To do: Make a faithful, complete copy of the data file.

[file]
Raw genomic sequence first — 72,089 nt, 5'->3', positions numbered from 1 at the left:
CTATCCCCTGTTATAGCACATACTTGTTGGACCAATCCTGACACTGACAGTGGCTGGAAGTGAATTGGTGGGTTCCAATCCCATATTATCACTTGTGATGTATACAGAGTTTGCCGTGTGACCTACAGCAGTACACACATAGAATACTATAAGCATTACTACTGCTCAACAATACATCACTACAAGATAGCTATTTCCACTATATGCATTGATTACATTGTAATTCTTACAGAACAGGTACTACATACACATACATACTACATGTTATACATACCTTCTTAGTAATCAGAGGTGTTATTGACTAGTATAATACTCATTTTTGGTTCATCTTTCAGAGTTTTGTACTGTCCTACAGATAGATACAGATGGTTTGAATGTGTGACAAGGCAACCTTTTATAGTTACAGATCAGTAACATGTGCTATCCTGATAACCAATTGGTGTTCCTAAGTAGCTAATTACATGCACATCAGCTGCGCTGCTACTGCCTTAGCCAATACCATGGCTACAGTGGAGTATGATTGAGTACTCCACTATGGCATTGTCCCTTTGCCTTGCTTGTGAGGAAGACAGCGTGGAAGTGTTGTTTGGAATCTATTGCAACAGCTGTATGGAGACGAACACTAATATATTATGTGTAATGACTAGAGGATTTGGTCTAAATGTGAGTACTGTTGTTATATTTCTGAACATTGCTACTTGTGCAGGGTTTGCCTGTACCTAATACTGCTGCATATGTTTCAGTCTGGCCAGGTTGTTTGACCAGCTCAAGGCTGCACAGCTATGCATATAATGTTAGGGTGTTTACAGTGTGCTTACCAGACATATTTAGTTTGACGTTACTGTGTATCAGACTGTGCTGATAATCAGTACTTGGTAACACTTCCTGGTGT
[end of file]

Raw genomic sequence first — 72,089 nt, 5'->3', positions numbered from 1 at the left:
CTATCCCCTGTTATAGCACATACTTGTTGGACCAATCCTGACACTGACAGTGGCTGGAAGTGAATTGGTGGGTTCCAATCCCATATTATCACTTGTGATGTATACAGAGTTTGCCGTGTGACCTACAGCAGTACACACATAGAATACTATAAGCATTACTACTGCTCAACAATACATCACTACAAGATAGCTATTTCCACTATATGCATTGATTACATTGTAATTCTTACAGAACAGGTACTACATACACATACATACTACATGTTATACATACCTTCTTAGTAATCAGAGGTGTTATTGACTAGTATAATACTCATTTTTGGTTCATCTTTCAGAGTTTTGTACTGTCCTACAGATAGATACAGATGGTTTGAATGTGTGACAAGGCAACCTTTTATAGTTACAGATCAGTAACATGTGCTATCCTGATAACCAATTGGTGTTCCTAAGTAGCTAATTACATGCACATCAGCTGCGCTGCTACTGCCTTAGCCAATACCATGGCTACAGTGGAGTATGATTGAGTACTCCACTATGGCATTGTCCCTTTGCCTTGCTTGTGAGGAAGACAGCGTGGAAGTGTTGTTTGGAATCTATTGCAACAGCTGTATGGAGACGAACACTAATATATTATGTGTAATGACTAGAGGATTTGGTCTAAATGTGAGTACTGTTGTTATATTTCTGAACATTGCTACTTGTGCAGGGTTTGCCTGTACCTAATACTGCTGCATATGTTTCAGTCTGGCCAGGTTGTTTGACCAGCTCAAGGCTGCACAGCTATGCATATAATGTTAGGGTGTTTACAGTGTGCTTACCAGACATATTTAGTTTGACGTTACTGTGTATCAGACTGTGCTGATAATCAGTACTTGGTAACACTTCCTGGTGT